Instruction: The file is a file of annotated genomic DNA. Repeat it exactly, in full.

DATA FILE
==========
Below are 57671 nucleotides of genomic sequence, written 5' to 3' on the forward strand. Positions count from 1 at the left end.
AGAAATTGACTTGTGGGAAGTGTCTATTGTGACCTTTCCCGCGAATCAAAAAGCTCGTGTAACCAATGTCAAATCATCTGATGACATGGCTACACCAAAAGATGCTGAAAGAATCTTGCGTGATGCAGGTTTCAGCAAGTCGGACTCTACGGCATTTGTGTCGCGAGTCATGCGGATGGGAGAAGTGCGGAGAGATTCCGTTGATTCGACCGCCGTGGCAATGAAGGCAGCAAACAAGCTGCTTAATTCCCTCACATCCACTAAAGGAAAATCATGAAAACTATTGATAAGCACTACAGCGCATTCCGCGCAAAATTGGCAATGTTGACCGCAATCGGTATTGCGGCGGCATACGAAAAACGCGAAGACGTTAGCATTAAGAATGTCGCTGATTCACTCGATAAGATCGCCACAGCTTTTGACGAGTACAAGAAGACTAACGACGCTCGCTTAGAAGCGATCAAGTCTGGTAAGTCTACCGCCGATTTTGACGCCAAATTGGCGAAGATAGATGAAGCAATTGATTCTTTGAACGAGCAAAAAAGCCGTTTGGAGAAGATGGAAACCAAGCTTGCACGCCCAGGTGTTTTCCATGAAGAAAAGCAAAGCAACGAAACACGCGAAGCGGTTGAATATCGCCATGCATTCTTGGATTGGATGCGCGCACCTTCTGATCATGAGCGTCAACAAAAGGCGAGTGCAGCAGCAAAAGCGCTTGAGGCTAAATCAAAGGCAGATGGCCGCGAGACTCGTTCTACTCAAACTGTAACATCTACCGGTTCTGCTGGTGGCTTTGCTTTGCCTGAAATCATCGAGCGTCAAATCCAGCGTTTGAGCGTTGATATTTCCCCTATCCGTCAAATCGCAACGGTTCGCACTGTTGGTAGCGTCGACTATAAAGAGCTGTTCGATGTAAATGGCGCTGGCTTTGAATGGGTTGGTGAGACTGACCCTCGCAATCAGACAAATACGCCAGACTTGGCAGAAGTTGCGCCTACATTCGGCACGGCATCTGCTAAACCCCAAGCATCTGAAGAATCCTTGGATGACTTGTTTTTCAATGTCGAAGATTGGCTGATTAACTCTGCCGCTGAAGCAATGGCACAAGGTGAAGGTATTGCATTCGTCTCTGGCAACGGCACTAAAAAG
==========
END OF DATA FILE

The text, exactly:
Below are 57671 nucleotides of genomic sequence, written 5' to 3' on the forward strand. Positions count from 1 at the left end.
AGAAATTGACTTGTGGGAAGTGTCTATTGTGACCTTTCCCGCGAATCAAAAAGCTCGTGTAACCAATGTCAAATCATCTGATGACATGGCTACACCAAAAGATGCTGAAAGAATCTTGCGTGATGCAGGTTTCAGCAAGTCGGACTCTACGGCATTTGTGTCGCGAGTCATGCGGATGGGAGAAGTGCGGAGAGATTCCGTTGATTCGACCGCCGTGGCAATGAAGGCAGCAAACAAGCTGCTTAATTCCCTCACATCCACTAAAGGAAAATCATGAAAACTATTGATAAGCACTACAGCGCATTCCGCGCAAAATTGGCAATGTTGACCGCAATCGGTATTGCGGCGGCATACGAAAAACGCGAAGACGTTAGCATTAAGAATGTCGCTGATTCACTCGATAAGATCGCCACAGCTTTTGACGAGTACAAGAAGACTAACGACGCTCGCTTAGAAGCGATCAAGTCTGGTAAGTCTACCGCCGATTTTGACGCCAAATTGGCGAAGATAGATGAAGCAATTGATTCTTTGAACGAGCAAAAAAGCCGTTTGGAGAAGATGGAAACCAAGCTTGCACGCCCAGGTGTTTTCCATGAAGAAAAGCAAAGCAACGAAACACGCGAAGCGGTTGAATATCGCCATGCATTCTTGGATTGGATGCGCGCACCTTCTGATCATGAGCGTCAACAAAAGGCGAGTGCAGCAGCAAAAGCGCTTGAGGCTAAATCAAAGGCAGATGGCCGCGAGACTCGTTCTACTCAAACTGTAACATCTACCGGTTCTGCTGGTGGCTTTGCTTTGCCTGAAATCATCGAGCGTCAAATCCAGCGTTTGAGCGTTGATATTTCCCCTATCCGTCAAATCGCAACGGTTCGCACTGTTGGTAGCGTCGACTATAAAGAGCTGTTCGATGTAAATGGCGCTGGCTTTGAATGGGTTGGTGAGACTGACCCTCGCAATCAGACAAATACGCCAGACTTGGCAGAAGTTGCGCCTACATTCGGCACGGCATCTGCTAAACCCCAAGCATCTGAAGAATCCTTGGATGACTTGTTTTTCAATGTCGAAGATTGGCTGATTAACTCTGCCGCTGAAGCAATGGCACAAGGTGAAGGTATTGCATTCGTCTCTGGCAACGGCACTAAAAAG